Natural Hazard Mitigation Plans represent a jurisdiction’s commitment to protecting people and property by addressing risks to natural hazards. A multi-jurisdictional plan promotes collaboration among a region, which often share impacts of an event and are exposed to similar hazards.
The Five County Association of Governments (FCAOG) has successfully completed three hazard mitigation plans for the region, with the majority of the Counties, Cities, and Towns adopting the plan. The FCAOG supports the plan by coordinating jurisdictions, collecting and analyzing data, and drafting the plan for review by planning teams and the public. The draft plan is submitted to the State of Utah and the Federal Emergency Management Agency for review and approval. The plan must then be adopted by jurisdiction’s council, commission, or other governing body.
Southwest Utah regularly experiences flooding, drought, wildfires, and severe weather. Hazards are difficult to predict, but based on human experience in the region, we understand that it is a matter of time until an event occurs again.
Natural Hazards cost communities billions of dollars, taking a toll on human life, economies, and property. Mitigation actions can support communities in spending less on response and recovery from a hazard by lowering the overall risks and vulnerabilities.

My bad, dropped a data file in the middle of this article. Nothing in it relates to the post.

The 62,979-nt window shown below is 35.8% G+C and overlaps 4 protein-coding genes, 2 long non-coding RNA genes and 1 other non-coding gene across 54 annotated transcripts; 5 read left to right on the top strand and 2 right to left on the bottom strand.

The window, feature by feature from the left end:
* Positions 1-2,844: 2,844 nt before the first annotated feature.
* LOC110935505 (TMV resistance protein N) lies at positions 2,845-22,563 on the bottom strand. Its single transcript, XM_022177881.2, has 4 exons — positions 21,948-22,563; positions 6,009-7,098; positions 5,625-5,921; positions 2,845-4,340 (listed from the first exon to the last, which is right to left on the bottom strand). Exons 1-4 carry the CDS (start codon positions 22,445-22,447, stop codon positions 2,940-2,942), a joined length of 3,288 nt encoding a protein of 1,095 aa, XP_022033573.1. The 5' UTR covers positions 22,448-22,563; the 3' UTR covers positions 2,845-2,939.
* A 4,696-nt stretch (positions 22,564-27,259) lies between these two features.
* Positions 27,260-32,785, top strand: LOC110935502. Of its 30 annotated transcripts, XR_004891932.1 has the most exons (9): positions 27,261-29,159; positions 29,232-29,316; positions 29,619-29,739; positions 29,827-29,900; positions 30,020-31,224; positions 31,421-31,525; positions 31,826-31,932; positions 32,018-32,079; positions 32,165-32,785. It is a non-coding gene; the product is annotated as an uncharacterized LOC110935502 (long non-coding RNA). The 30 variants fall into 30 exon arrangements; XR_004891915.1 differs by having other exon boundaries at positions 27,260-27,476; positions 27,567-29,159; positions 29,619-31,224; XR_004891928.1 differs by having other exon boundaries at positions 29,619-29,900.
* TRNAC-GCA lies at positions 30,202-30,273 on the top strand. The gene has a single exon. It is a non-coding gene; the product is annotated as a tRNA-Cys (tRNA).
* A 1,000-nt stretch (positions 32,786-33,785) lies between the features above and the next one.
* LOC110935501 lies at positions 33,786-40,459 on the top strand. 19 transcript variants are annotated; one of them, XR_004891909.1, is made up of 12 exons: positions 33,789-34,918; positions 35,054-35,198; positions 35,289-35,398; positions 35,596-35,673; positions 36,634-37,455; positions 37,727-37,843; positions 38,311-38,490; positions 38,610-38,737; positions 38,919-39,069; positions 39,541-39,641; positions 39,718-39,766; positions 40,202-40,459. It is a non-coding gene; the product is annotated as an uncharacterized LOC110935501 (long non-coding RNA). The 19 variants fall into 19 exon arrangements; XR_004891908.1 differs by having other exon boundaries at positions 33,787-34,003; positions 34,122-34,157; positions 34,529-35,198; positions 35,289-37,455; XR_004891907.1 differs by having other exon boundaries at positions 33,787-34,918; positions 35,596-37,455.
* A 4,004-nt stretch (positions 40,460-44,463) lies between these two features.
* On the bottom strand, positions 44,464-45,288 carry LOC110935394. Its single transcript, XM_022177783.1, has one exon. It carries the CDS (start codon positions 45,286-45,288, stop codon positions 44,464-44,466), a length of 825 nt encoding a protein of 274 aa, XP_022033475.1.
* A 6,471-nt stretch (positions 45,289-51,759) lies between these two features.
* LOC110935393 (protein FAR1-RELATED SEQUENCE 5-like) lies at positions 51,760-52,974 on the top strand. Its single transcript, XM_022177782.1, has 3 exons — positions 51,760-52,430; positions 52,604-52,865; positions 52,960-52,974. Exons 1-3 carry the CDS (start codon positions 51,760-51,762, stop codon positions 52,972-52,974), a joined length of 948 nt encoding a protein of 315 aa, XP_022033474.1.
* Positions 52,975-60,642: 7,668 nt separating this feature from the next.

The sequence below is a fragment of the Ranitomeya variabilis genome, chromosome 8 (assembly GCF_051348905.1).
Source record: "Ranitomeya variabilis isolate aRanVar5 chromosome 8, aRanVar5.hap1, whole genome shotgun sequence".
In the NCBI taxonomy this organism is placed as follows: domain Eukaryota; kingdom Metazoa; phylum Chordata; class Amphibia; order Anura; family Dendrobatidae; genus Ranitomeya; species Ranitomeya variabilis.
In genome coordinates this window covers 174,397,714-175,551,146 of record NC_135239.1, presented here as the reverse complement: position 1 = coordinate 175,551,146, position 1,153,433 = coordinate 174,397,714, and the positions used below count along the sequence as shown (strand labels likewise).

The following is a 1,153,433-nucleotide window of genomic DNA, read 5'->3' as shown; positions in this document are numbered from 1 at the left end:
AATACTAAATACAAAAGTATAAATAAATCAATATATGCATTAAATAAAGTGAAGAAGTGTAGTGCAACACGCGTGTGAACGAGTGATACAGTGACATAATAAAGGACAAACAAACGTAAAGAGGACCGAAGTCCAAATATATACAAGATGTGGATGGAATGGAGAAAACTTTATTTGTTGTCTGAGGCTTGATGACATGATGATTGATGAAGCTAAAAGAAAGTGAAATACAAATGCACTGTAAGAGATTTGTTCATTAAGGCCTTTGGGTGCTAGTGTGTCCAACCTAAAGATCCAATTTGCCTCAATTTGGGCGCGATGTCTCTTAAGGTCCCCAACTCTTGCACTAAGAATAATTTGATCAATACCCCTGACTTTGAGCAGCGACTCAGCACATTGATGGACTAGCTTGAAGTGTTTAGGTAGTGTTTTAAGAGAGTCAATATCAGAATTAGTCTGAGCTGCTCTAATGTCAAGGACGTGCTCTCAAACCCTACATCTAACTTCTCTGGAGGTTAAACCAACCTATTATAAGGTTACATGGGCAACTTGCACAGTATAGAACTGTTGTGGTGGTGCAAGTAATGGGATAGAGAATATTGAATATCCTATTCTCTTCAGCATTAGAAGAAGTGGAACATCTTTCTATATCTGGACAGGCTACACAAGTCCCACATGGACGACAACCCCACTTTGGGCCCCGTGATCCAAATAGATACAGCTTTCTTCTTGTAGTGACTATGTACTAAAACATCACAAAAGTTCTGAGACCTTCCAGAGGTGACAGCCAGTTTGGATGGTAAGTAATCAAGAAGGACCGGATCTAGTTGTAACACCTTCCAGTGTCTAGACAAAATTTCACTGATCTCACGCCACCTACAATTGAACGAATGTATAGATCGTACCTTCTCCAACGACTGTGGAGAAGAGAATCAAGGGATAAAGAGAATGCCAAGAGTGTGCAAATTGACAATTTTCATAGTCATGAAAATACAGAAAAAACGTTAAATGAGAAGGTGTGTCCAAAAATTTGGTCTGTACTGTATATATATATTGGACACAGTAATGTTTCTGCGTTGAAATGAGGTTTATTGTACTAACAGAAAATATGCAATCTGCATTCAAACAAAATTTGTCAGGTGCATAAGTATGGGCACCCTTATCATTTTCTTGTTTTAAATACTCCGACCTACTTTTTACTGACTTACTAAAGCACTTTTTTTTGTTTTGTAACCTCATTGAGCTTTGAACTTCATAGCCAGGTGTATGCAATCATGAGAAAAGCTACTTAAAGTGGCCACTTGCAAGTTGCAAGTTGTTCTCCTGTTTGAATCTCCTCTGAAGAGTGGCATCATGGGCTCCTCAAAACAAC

Who is involved?
Five key groups are involved in the planning process:
- Five County Association of Governments organizes, supports data collection, drafts, and submits the updated plan document to the State of Utah.
- Jurisdictions include the 5 counties and 37 cities and towns in the region. The plan must be adopted by the local governments for FEMA approval.
- Local planning team support the development of a strategy specific to their community’s risks and needs, using data and analysis from the FCAOG and other sources.
- Stakeholders contribute essential perspective and experience with natural hazards, influencing potential strategy and needs.
- Public comment and engagement is engaged throughout the planning process, online and in the communities. Members of the public share first hand impacts from hazard events and help prioritize hazards and respective needs in the community.